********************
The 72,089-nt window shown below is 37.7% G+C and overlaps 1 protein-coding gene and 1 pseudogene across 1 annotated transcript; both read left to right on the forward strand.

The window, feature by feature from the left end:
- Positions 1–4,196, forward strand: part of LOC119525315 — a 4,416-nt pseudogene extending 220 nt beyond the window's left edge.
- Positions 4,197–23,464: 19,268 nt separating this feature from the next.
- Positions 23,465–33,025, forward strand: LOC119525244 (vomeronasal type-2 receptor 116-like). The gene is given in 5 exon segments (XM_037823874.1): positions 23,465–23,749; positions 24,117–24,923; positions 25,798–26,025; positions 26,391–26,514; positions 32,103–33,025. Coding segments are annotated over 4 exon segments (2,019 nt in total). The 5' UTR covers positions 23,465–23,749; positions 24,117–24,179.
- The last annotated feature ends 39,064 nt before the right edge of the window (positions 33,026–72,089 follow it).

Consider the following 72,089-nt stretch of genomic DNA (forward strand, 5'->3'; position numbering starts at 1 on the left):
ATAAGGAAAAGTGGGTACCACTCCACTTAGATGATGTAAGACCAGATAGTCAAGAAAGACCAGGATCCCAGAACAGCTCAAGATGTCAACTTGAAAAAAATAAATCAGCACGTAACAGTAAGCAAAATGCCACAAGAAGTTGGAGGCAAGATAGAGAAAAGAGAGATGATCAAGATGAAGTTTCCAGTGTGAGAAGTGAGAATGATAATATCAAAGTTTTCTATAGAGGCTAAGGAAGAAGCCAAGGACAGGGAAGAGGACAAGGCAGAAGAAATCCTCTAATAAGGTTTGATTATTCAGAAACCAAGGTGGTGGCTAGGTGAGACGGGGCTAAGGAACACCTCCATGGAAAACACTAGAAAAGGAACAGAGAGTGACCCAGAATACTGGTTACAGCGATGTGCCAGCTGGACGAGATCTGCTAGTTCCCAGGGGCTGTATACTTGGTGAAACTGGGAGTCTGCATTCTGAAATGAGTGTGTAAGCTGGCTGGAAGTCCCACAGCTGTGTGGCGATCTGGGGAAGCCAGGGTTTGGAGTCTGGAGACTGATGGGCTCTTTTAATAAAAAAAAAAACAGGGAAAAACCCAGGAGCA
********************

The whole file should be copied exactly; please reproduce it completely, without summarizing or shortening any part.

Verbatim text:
The 72,089-nt window shown below is 37.7% G+C and overlaps 1 protein-coding gene and 1 pseudogene across 1 annotated transcript; both read left to right on the forward strand.

The window, feature by feature from the left end:
- Positions 1–4,196, forward strand: part of LOC119525315 — a 4,416-nt pseudogene extending 220 nt beyond the window's left edge.
- Positions 4,197–23,464: 19,268 nt separating this feature from the next.
- Positions 23,465–33,025, forward strand: LOC119525244 (vomeronasal type-2 receptor 116-like). The gene is given in 5 exon segments (XM_037823874.1): positions 23,465–23,749; positions 24,117–24,923; positions 25,798–26,025; positions 26,391–26,514; positions 32,103–33,025. Coding segments are annotated over 4 exon segments (2,019 nt in total). The 5' UTR covers positions 23,465–23,749; positions 24,117–24,179.
- The last annotated feature ends 39,064 nt before the right edge of the window (positions 33,026–72,089 follow it).

Consider the following 72,089-nt stretch of genomic DNA (forward strand, 5'->3'; position numbering starts at 1 on the left):
ATAAGGAAAAGTGGGTACCACTCCACTTAGATGATGTAAGACCAGATAGTCAAGAAAGACCAGGATCCCAGAACAGCTCAAGATGTCAACTTGAAAAAAATAAATCAGCACGTAACAGTAAGCAAAATGCCACAAGAAGTTGGAGGCAAGATAGAGAAAAGAGAGATGATCAAGATGAAGTTTCCAGTGTGAGAAGTGAGAATGATAATATCAAAGTTTTCTATAGAGGCTAAGGAAGAAGCCAAGGACAGGGAAGAGGACAAGGCAGAAGAAATCCTCTAATAAGGTTTGATTATTCAGAAACCAAGGTGGTGGCTAGGTGAGACGGGGCTAAGGAACACCTCCATGGAAAACACTAGAAAAGGAACAGAGAGTGACCCAGAATACTGGTTACAGCGATGTGCCAGCTGGACGAGATCTGCTAGTTCCCAGGGGCTGTATACTTGGTGAAACTGGGAGTCTGCATTCTGAAATGAGTGTGTAAGCTGGCTGGAAGTCCCACAGCTGTGTGGCGATCTGGGGAAGCCAGGGTTTGGAGTCTGGAGACTGATGGGCTCTTTTAATAAAAAAAAAAACAGGGAAAAACCCAGGAGCA